Their important role is recognised internationally, including by the UN. NHRIs that comply with the Paris Principles are given special status in the Human Rights Council.
Many NHRIs have a mandate to promote the adoption and implementation of international human rights treaties. In addition, their role in the prevention of human rights violations has been increasingly recognised, including in Human Rights Council resolutions.
Often, these national institutions have direct experience of issues affecting persons deprived of their liberty. Many have a mandate to receive and investigate complaints or conduct investigations on issues relating to detention. Some also make visits to places of detention, as part of this investigative role.
Increasingly, governments designate their NHRI as the National Preventive Mechanism under the OPCAT, either alone or as part of a multi-body or ‘ombudsman plus’ system. This gives NHRIs a direct mandate to undertake unannounced, preventive visits to places of detention and to make recommendations relating to the rights of persons deprived of liberty.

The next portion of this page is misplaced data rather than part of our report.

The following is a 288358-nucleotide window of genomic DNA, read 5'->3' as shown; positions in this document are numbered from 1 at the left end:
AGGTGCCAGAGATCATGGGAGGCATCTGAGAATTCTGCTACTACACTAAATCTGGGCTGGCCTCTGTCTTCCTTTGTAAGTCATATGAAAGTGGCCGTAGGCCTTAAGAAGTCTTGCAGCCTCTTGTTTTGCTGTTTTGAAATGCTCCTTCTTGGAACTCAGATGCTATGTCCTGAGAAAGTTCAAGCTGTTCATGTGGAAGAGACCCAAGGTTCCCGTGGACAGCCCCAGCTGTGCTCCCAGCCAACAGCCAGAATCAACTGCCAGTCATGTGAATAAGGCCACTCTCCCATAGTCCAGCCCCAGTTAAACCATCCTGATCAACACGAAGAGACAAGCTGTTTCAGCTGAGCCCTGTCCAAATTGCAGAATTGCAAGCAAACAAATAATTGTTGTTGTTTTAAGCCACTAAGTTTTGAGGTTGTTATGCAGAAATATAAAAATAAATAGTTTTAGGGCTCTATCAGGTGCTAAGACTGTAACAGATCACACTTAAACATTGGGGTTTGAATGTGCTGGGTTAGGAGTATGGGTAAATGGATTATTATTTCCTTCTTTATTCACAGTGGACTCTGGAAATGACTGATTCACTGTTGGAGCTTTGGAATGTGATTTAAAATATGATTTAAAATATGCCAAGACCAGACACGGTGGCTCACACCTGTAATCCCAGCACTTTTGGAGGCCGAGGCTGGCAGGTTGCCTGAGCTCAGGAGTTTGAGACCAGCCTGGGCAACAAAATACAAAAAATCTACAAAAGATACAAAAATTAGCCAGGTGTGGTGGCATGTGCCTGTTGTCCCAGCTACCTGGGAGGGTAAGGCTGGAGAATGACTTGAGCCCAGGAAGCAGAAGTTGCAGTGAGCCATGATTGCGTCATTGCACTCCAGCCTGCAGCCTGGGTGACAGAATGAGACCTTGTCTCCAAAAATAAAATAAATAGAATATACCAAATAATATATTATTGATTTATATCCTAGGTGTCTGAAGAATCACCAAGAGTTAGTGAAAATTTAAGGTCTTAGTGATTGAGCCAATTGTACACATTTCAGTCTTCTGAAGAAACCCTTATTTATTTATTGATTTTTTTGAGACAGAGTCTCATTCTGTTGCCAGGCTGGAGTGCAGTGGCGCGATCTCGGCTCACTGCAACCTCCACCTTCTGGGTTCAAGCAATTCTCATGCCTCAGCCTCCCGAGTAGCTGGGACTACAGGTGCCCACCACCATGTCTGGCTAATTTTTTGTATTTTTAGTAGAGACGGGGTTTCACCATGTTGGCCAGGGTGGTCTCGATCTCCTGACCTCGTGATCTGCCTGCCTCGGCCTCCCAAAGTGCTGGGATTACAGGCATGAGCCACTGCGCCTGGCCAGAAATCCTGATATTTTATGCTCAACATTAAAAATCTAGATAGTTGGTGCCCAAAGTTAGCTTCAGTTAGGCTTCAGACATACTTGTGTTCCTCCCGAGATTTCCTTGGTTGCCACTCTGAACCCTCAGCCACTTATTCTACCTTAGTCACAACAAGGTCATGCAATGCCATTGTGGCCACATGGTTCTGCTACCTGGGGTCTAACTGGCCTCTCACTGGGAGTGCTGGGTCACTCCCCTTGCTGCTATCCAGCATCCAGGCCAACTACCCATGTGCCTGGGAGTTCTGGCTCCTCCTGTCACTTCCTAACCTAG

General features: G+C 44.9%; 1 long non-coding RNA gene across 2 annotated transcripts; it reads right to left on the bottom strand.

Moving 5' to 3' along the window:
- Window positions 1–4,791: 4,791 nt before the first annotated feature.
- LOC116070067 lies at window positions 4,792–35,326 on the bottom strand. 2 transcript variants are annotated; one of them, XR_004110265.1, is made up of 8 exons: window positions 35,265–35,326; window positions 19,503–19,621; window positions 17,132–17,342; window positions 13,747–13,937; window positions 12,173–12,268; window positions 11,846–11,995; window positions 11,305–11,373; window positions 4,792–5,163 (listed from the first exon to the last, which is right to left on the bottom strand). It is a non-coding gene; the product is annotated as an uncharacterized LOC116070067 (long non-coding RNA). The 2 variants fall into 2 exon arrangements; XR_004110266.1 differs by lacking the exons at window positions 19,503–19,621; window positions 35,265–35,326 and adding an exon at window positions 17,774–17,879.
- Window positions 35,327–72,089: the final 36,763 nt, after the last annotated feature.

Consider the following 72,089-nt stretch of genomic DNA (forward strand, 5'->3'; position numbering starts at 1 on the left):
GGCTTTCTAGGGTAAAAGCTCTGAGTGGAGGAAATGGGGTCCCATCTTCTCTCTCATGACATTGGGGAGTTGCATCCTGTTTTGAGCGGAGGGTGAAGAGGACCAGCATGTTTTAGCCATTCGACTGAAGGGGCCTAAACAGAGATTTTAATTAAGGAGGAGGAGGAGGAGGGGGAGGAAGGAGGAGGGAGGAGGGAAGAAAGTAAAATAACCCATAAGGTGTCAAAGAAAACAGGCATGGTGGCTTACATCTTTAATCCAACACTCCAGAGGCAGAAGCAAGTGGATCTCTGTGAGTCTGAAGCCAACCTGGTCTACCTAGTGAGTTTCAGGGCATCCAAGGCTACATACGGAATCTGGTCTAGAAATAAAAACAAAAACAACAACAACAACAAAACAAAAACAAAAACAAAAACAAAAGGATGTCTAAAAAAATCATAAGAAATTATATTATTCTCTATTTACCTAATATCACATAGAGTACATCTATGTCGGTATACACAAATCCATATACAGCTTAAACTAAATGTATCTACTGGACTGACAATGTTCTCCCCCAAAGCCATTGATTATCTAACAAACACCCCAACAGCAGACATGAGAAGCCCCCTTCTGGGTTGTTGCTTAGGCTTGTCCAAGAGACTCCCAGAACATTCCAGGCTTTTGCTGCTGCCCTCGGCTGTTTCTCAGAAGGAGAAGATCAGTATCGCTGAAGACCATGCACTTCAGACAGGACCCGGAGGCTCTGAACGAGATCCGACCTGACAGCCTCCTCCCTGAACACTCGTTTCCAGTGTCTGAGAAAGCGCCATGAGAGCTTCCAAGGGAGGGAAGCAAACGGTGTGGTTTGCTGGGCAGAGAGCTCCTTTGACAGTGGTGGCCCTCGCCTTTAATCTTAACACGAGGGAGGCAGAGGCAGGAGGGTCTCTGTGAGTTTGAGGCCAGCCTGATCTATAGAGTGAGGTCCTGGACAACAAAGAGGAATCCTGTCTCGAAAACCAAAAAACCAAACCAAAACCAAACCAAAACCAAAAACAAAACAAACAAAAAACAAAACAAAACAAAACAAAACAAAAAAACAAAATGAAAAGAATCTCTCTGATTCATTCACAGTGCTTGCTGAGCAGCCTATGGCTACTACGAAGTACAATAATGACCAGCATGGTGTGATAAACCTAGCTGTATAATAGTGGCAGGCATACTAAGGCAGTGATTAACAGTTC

Projects in Africa and in Asia Pacific
The APT is working actively to strengthen the capacity of NHRIs in the field of torture prevention. We have ongoing multi-year projects on torture prevention with both the Asia Pacific Forum of National Human Rights Institutions (APF) and with the Network of African National Human Rights Institutions (NANHRI). We also cooperate with the International Coordinating Committee of NHRIs (ICC), the International Ombudsman Institute (IOI) and individual organisations.
APT has published several publications specifically targeted at NHRIs.
In this video from Asia Pacific Forum on Monitoring human rights violations, APT's Secretary General Mark Thomson discusses the role of NHRIs in the prevention of torture.